Pope installation draws world, religious leaders

Pope Francis’ diplomatic skills were put to the test Monday as he met with Argentine President Cristina Fernandez, with whom he has clashed over her socially liberal policies and what he has called the government’s totalitarianism. Fernandez called on the former Archbishop of Buenos Aires Monday, a day before she and other world leaders attend his installation Mass in St. Peter’s Square that some estimates say could bring 1 million people to Rome.

Pope Francis’ diplomatic skills were put to the test Monday as he met with Argentine President Cristina Fernandez, with whom he has clashed over her socially liberal policies and what he has called the government’s totalitarianism. Fernandez called on the former Archbishop of Buenos Aires Monday, a day before she and other world leaders attend his installation Mass in St. Peter’s Square that some estimates say could bring 1 million people to Rome. Photo by The Associated Press.

VATICAN CITY (AP) — Pope Francis’ diplomatic skills will be put to the test on Tuesday as he hosts political leaders from 130 nations and religious representatives from a variety of faiths who are descending on Rome for his installation Mass, with Latin America strongly represented to celebrate the first pope from the New World.

Among the VIPs expected is the spiritual leader of the world’s Orthodox Christians, Bartholomew I, who will become the first patriarch from the Istanbul-based church to attend a papal investiture since the two branches of Christianity split nearly 1,000 years ago. His presence underscores the broad hopes for ecumenical and interfaith dialogue in this new papacy given Francis’ namesake, St. Francis of Assisi, and his own history.

Francis’ diplomatic mettle was tried on Monday as he held his first audience with a visiting head of state, having lunch with his political nemesis, Argentine President Cristina Fernandez, who asked him to intervene in the dispute with Britain over the Falkland Islands.

It was a baptism by fire, given that the former Archbishop of Buenos Aires has been on record as saying Britain “usurped” the remote islands from Argentina and last year paid homage to the Argentines who were killed trying “to reclaim what is theirs for the fatherland.”

Argentina and Britain fought a 1982 war over the islands, which Argentina calls Malvinas. Earlier this month, the islanders voted overwhelmingly to remain a British Overseas Territory.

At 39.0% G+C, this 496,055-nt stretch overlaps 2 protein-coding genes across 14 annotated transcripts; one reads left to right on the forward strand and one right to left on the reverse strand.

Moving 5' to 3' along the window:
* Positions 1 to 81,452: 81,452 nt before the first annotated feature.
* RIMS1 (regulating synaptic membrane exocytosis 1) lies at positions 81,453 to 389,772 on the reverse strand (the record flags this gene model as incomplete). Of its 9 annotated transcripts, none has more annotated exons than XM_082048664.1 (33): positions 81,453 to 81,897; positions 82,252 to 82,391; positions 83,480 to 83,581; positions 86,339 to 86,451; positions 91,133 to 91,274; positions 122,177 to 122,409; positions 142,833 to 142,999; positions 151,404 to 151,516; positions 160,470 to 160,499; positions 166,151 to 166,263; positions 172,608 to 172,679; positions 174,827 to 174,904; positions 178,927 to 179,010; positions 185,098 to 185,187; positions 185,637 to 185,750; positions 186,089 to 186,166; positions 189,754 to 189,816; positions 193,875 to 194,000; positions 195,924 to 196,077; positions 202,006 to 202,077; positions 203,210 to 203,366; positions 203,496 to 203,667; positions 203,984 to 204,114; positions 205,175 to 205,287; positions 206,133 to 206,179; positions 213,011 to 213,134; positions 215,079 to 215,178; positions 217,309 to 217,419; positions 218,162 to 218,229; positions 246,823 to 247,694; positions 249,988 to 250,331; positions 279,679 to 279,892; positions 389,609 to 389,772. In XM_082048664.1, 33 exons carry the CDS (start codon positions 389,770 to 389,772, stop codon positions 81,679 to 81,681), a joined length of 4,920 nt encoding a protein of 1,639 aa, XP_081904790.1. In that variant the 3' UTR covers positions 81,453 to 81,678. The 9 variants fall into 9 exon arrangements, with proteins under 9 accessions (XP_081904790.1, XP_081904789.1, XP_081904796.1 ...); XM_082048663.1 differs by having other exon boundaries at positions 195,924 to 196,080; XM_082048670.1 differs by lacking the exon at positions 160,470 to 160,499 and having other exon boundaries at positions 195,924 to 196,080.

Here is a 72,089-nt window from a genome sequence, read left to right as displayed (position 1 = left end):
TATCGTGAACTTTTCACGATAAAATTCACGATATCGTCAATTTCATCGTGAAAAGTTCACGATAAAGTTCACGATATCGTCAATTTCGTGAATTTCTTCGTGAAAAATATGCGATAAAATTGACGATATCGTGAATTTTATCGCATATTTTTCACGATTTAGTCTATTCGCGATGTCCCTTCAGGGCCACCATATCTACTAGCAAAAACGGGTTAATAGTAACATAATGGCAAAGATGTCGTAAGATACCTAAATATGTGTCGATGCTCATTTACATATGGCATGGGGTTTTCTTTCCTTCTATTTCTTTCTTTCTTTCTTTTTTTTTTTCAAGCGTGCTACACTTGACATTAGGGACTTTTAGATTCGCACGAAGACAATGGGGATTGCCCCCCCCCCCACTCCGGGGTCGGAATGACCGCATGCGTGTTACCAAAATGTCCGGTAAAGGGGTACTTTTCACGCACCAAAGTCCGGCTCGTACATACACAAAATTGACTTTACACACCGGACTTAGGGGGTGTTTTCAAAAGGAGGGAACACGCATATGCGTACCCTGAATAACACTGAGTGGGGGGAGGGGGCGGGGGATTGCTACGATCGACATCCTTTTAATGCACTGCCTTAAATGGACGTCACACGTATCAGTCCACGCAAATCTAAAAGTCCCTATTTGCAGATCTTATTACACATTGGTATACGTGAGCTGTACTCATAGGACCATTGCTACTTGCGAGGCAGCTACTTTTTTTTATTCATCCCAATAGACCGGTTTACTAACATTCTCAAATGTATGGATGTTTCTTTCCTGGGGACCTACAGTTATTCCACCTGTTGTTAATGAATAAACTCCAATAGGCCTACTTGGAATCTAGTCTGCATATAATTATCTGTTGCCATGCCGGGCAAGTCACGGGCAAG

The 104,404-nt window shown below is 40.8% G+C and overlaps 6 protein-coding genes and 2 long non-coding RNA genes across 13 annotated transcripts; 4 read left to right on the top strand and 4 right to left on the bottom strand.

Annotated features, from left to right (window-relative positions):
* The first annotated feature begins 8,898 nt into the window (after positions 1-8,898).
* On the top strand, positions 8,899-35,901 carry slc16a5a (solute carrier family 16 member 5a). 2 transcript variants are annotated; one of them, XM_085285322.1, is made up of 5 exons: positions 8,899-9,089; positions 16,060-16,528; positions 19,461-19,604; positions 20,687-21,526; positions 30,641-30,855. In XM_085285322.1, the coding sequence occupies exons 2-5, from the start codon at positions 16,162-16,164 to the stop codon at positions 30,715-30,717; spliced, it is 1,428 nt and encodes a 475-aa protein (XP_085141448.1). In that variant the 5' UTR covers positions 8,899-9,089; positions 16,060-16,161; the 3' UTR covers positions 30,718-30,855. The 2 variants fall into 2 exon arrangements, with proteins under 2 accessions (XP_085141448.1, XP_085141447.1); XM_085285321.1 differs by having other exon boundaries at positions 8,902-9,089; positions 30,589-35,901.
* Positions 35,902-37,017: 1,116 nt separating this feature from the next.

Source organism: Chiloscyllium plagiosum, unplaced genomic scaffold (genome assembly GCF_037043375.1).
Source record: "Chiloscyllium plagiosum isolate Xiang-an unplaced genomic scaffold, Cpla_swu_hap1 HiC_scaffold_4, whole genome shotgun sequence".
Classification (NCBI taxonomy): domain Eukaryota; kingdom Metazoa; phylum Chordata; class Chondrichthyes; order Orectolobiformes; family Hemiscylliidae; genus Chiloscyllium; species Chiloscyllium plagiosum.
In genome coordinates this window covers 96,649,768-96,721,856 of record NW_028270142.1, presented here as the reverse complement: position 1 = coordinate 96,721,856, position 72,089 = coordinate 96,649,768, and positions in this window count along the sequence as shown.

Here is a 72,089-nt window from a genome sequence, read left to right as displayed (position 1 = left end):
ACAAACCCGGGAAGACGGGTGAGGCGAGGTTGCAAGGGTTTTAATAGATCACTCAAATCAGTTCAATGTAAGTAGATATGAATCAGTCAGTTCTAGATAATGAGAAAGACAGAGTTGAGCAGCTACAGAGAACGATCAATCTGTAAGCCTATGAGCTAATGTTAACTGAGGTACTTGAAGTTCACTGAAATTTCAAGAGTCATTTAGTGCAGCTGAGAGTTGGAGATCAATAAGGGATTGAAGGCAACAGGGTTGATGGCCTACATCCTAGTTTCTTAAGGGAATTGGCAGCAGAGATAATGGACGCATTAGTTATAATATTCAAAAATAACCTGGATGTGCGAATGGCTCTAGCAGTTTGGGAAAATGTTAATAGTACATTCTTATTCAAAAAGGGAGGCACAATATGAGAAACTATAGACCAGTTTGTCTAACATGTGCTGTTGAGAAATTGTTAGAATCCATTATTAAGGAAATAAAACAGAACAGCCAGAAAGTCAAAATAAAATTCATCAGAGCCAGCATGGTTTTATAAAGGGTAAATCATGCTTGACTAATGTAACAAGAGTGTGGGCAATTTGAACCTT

There was no indication that Francis, now pope, would take up the request from Fernandez, with whom he has clashed for years over her populist policies on gay marriage and other hot-button issues like birth control that will soon confront Francis on a global scale as leader of the world’s 1.2-billion Catholics.

Francis may well map out some of his own priorities in his installation Mass on Tuesday, which aside from 132 official delegations is expected to draw scores of Jewish, Orthodox and other Christian representatives. Italian news reports say civil protection officials are gearing up for as many as 1 million people to flock to the event.

Francis will receive each of the government delegations in St. Peter’s Basilica after the Mass, and then hold an audience with the ecumenical groups on Wednesday. He has a break from activity on Thursday; a gracious nod perhaps to the fact that the Archbishop of Canterbury, Justin Welby, is being installed that day in London.

As a result, Welby won’t be representing the Anglican Communion at Tuesday’s installation Mass for Francis, sending instead a lower-level delegation. All told, six sovereign rulers, 31 heads of state, three princes and 11 heads of government will be attending, the Vatican said.

More than a half-dozen Latin American presidents are attending, a sign of the significance of the election for the region. Francis has made clear he wants his pontificate to be focused on the poor, a message that has resonance in a poverty-stricken region that counts 40 percent of the world’s Catholics.